THE debate about powers returning – or not returning – to Holyrood after Brexit has been compared to disagreement about how many angels are dancing on the head of a pin and even to the Schleswig-Holstein Question. The latter, according to Lord Palmerston, was understood by only three people, one of whom had died, a second who’d gone mad, and himself, who’d forgotten all about it. Westminster, at least, has not been allowed to forget that Scotland has a devolved parliament and that it does not take lightly to foregoing any powers.

Yesterday, the divisive debate had the effect of uniting four of the parties at Holyrood – some of them normally at each other’s throats. Only the Scottish Tories hadn’t found the European Union (Withdrawal) Bill sticking in their craw. Looking simultaneously thrawn and uncomfortable, they backed their Tory colleagues in the House of Commons and blamed everything on the SNP. Their case is that the Scottish Parliament should rejoice because Brexit was repatriating powers to Holyrood. And even if Westminster was grabbing some of these, Holyrood would still be up on the deal, with more powers than before.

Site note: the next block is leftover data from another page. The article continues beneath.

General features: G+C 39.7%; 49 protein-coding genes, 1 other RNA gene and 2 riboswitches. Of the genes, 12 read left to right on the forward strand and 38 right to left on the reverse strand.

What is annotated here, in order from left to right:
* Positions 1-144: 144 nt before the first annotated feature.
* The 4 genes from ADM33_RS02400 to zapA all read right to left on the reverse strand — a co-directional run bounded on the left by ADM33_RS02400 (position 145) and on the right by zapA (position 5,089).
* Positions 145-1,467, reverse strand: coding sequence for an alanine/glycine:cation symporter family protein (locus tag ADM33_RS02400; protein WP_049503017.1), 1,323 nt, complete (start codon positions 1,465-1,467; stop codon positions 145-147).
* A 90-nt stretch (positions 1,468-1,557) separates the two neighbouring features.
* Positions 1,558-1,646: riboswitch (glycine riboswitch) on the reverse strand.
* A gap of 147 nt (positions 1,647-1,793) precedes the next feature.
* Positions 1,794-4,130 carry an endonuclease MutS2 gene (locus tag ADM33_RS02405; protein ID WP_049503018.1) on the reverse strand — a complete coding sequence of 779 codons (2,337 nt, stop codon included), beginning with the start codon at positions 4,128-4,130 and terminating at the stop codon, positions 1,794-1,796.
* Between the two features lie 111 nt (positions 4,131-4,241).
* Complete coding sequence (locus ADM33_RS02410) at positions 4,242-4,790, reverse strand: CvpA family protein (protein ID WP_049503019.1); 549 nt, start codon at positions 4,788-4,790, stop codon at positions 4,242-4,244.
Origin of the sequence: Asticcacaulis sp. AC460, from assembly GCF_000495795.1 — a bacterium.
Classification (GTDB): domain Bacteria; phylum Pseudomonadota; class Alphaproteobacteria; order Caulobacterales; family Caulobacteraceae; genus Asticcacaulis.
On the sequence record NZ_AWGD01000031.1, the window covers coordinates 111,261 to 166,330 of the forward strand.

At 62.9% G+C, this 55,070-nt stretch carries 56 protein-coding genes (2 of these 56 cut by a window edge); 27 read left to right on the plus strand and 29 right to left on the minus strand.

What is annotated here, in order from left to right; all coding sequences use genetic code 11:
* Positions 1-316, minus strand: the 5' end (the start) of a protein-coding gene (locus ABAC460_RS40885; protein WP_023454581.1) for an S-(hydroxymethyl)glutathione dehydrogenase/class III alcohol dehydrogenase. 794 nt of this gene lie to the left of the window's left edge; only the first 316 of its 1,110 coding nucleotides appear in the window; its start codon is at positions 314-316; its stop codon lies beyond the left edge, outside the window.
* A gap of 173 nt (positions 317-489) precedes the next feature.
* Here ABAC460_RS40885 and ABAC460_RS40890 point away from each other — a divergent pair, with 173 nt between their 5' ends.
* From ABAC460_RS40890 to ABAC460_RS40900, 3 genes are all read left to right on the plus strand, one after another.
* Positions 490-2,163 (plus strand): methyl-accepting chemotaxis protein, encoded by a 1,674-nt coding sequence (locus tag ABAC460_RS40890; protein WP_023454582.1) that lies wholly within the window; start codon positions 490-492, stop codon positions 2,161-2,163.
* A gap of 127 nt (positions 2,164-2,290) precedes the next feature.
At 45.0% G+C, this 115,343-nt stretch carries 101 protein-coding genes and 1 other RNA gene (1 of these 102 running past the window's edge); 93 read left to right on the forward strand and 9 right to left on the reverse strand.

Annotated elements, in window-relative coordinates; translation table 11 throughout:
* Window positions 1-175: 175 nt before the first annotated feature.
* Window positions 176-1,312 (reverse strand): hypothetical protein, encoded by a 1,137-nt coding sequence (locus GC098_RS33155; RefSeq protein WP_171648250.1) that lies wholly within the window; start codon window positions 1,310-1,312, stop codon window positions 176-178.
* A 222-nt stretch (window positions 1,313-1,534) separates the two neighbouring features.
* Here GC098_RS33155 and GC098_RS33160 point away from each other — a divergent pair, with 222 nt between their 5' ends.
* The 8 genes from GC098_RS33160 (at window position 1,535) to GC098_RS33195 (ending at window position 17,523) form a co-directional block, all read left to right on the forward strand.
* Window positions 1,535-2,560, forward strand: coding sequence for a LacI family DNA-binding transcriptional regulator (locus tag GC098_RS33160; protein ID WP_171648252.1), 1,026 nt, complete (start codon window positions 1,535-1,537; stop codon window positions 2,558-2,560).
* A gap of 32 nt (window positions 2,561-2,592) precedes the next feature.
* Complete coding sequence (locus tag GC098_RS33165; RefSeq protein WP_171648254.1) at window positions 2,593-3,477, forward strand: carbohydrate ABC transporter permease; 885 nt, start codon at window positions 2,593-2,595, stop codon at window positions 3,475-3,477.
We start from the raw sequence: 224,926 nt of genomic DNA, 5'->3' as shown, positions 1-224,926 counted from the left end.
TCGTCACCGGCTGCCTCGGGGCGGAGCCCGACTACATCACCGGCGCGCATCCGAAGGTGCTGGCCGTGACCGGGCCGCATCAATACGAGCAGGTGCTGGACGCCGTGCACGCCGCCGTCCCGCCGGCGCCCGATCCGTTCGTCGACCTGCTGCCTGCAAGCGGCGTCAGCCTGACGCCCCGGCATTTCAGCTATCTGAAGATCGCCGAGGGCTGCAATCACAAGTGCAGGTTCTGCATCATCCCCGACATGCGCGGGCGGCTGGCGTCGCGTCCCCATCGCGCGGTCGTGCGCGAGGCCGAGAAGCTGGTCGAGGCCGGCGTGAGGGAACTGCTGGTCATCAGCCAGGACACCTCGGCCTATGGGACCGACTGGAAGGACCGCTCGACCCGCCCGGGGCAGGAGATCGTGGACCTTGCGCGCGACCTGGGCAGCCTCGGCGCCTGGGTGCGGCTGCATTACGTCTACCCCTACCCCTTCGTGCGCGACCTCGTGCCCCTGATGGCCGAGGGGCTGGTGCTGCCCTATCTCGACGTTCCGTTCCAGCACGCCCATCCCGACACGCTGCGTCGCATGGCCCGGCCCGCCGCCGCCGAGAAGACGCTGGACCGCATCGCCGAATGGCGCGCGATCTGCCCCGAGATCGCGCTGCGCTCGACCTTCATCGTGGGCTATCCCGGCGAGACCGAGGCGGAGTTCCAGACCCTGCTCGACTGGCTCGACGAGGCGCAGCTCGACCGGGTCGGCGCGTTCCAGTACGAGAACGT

This is to miss the point spectacularly. The powers in question were already technically devolved to Holyrood, but were entrusted to Brussels to ensure a coherent approach to regulations across the EU.

Scotland did not want Brexit but, if it has to happen, it would like these powers to come back where they belong, and not be “grabbed” by Westminster. The powers may not be the most important in the world, but they are significant, involving areas that affect fishing, farming and environmental regulation. On matters such as food labelling or the safe use of chemicals, it’s clearly helpful if there’s a unified approach across the UK, but it should be up to the respective administrations to come together and agree this from their own perspectives, not for one merely to be consulted by the other.

Celestial beings on pins don’t come into this. Yesterday’s vote to withhold consent from the European Union (Withdrawal) Bill marked a constitutional milestone, past which the London and Edinburgh administrations marched in different directions. As the UK Government is likely to impose the legislation anyway, it raises important questions about devolution, and undermines the trust and respect that are supposed to mark relations between Holyrood and Westminster.

However, while this was a final vote at Holyrood, all may yet not be lost. Brexit Minister Michael Russell intimated that this “won’t be the end of the process” and that there was still time for the bill to be “adjusted”.

We understand that. Holyrood understands that. And the UK Government should try to understand that too.